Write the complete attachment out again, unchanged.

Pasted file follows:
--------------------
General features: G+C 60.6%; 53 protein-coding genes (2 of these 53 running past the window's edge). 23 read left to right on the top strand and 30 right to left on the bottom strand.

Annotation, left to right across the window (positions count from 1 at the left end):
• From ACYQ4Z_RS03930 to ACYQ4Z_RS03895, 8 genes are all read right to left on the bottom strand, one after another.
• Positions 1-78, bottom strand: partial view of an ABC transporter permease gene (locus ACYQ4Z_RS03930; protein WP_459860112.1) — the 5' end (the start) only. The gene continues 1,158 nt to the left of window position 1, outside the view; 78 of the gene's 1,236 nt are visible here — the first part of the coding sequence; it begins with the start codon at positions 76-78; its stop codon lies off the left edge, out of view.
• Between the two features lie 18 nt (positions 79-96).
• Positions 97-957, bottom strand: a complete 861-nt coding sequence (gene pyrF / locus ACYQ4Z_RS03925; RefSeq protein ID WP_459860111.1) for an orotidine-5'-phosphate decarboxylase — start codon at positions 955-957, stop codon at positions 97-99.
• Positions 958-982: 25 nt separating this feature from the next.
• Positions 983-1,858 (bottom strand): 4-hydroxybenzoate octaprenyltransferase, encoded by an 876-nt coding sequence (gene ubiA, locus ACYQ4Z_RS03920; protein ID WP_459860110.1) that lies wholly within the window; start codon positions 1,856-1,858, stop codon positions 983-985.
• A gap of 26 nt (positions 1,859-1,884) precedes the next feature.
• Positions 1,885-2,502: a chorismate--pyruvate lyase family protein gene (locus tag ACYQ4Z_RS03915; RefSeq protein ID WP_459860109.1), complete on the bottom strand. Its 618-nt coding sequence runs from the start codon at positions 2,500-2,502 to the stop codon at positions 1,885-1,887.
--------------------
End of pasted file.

General features: G+C 60.6%; 53 protein-coding genes (2 of these 53 running past the window's edge). 23 read left to right on the top strand and 30 right to left on the bottom strand.

Annotation, left to right across the window (positions count from 1 at the left end):
• From ACYQ4Z_RS03930 to ACYQ4Z_RS03895, 8 genes are all read right to left on the bottom strand, one after another.
• Positions 1-78, bottom strand: partial view of an ABC transporter permease gene (locus ACYQ4Z_RS03930; protein WP_459860112.1) — the 5' end (the start) only. The gene continues 1,158 nt to the left of window position 1, outside the view; 78 of the gene's 1,236 nt are visible here — the first part of the coding sequence; it begins with the start codon at positions 76-78; its stop codon lies off the left edge, out of view.
• Between the two features lie 18 nt (positions 79-96).
• Positions 97-957, bottom strand: a complete 861-nt coding sequence (gene pyrF / locus ACYQ4Z_RS03925; RefSeq protein ID WP_459860111.1) for an orotidine-5'-phosphate decarboxylase — start codon at positions 955-957, stop codon at positions 97-99.
• Positions 958-982: 25 nt separating this feature from the next.
• Positions 983-1,858 (bottom strand): 4-hydroxybenzoate octaprenyltransferase, encoded by an 876-nt coding sequence (gene ubiA, locus ACYQ4Z_RS03920; protein ID WP_459860110.1) that lies wholly within the window; start codon positions 1,856-1,858, stop codon positions 983-985.
• A gap of 26 nt (positions 1,859-1,884) precedes the next feature.
• Positions 1,885-2,502: a chorismate--pyruvate lyase family protein gene (locus tag ACYQ4Z_RS03915; RefSeq protein ID WP_459860109.1), complete on the bottom strand. Its 618-nt coding sequence runs from the start codon at positions 2,500-2,502 to the stop codon at positions 1,885-1,887.